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Writing better villainsPart one: Creating a villain in general
Don’t create a paper cut out of evil. Unless you’re writing a story for little kids, give your villain depth (think of the good witch and the wicked witch, a protagonist would be closer to the good witch, while the antagonist should be closer to the wicked witch, but they should never be just the good witch or just the bad witch), just like you would any character. There is no such thing as pure evil.
Give your villain a good motive. If somebody hurt them, then they may want to hurt that person, their relatives, or the entire world. They may also be doing it out of greed. Whatever it is, it’s up to you.
Forget the whole “Good deep down” thing. People aren’t like cupcakes of evil with a center of frosting of good. Good and bad a jumbled together. A man who kills enemy soldiers by the thousands, may run an animal shelter out of pure love for animals. Or a hateful dictator who rules wi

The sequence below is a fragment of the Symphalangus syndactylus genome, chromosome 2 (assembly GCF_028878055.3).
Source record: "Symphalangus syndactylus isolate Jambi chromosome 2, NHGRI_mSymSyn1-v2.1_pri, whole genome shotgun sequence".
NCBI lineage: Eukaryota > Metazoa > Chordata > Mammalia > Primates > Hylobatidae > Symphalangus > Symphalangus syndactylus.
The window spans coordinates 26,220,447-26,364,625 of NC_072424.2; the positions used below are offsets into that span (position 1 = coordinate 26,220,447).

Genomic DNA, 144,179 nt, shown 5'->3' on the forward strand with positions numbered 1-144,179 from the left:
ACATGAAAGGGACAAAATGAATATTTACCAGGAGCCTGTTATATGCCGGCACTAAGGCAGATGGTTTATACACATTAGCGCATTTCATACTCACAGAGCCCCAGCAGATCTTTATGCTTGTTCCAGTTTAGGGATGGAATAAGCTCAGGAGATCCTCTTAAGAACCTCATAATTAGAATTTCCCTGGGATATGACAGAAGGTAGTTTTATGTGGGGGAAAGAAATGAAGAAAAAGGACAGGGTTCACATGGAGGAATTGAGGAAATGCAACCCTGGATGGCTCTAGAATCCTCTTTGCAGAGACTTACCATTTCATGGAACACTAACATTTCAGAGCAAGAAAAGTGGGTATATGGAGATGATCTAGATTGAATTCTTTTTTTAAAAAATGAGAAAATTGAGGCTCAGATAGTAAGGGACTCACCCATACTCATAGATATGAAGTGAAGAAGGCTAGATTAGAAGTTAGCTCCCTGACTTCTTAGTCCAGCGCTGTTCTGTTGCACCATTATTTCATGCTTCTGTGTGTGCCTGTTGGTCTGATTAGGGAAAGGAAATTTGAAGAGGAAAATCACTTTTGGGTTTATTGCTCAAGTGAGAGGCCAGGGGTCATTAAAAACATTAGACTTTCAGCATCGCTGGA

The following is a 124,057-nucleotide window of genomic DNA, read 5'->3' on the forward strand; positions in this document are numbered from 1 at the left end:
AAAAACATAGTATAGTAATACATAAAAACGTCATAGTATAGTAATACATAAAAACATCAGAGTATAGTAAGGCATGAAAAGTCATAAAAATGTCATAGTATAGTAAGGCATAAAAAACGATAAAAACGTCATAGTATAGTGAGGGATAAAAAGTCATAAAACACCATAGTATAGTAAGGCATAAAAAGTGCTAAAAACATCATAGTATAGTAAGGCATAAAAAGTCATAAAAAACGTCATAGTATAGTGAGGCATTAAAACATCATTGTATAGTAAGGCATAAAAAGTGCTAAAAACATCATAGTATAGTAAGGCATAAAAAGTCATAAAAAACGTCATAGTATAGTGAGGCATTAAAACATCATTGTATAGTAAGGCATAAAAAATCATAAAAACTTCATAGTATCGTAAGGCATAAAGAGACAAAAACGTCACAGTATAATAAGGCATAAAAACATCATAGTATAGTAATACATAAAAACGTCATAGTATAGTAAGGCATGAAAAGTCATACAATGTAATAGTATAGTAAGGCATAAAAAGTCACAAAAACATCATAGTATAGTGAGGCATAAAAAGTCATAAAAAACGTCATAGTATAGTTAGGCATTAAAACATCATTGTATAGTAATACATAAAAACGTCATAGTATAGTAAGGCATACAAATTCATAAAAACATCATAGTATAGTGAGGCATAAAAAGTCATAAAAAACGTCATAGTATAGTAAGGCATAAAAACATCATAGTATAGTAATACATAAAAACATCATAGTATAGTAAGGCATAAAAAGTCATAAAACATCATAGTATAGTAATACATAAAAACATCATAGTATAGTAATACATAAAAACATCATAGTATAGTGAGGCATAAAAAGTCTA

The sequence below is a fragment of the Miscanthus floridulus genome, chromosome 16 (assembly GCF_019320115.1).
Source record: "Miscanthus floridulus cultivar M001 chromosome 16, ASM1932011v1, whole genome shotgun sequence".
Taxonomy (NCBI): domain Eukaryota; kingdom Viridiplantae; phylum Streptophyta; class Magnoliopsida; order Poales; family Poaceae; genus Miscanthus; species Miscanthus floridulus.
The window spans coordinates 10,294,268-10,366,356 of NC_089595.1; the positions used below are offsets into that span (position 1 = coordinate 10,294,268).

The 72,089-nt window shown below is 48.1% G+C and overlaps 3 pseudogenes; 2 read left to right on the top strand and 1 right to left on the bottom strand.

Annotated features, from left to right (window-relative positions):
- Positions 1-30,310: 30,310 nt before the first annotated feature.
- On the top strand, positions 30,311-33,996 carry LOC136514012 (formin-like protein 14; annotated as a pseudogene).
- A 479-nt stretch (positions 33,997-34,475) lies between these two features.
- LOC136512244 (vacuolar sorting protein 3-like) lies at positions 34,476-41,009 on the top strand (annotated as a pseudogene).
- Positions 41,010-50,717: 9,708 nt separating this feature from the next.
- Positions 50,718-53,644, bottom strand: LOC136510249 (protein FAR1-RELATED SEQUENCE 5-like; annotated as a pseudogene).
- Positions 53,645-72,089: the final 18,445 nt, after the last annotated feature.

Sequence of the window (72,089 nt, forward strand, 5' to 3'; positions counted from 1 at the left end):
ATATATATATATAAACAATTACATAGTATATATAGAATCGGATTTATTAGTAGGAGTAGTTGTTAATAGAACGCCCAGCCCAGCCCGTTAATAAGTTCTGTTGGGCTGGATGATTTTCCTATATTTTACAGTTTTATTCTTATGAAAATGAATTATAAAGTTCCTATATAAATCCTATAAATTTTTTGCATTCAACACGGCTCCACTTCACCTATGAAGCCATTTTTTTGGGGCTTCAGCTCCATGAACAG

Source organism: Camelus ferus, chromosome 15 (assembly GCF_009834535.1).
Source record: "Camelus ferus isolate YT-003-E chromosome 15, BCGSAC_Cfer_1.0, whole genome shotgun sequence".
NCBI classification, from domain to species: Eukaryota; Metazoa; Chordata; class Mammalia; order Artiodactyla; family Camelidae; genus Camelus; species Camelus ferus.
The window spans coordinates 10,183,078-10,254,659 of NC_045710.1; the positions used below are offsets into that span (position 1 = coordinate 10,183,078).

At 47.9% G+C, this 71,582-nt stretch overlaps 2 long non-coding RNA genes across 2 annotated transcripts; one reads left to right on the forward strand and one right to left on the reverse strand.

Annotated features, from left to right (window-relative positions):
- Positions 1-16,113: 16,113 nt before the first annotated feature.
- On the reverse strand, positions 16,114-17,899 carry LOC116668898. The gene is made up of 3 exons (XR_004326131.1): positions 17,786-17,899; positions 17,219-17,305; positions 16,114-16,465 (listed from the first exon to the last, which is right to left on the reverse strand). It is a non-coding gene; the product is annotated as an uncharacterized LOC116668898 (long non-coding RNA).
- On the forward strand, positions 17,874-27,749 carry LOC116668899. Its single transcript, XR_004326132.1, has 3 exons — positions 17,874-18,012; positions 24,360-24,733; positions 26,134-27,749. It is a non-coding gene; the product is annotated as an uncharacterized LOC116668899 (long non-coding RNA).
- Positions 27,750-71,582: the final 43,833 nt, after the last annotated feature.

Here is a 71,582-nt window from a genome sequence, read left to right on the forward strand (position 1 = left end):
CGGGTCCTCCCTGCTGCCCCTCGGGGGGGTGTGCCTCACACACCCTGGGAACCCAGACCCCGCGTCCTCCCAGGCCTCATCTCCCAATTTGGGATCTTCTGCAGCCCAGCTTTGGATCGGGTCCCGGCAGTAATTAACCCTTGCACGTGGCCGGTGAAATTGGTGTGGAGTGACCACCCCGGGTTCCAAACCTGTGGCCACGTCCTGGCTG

How to create a good OCOkay, so I’ve been reading a lot of fanfiction and now I know that a lot of you need a lesson in the art of creating OC’s. I’ll admit I’ve created some crappy OC’s in the past, but I was like ten and they got a decent number of followers, so I something right.
I’m guessing all of you have read at least one fanfiction where an OC ends up with the main character and trumps an important romance between him/her and another character. We’ll that OC may me a candidate for a Mary sue/Gary stu label.
What are Mary sue’s and Gary stu’s you may ask, we’ll I’m here to educate you in these two GIANT crimes against decent fanfiction. Trust me, an OC can make or break a fanfiction.
Here are the traits of a Mary sue.
-Everything in the story goes perfect for her. (This includes romance, school, Pokemon battling, duel monsters, fights, ect.)
-She has absolutely NO personality flaws what so ever. (She is nice no everyone, even people who
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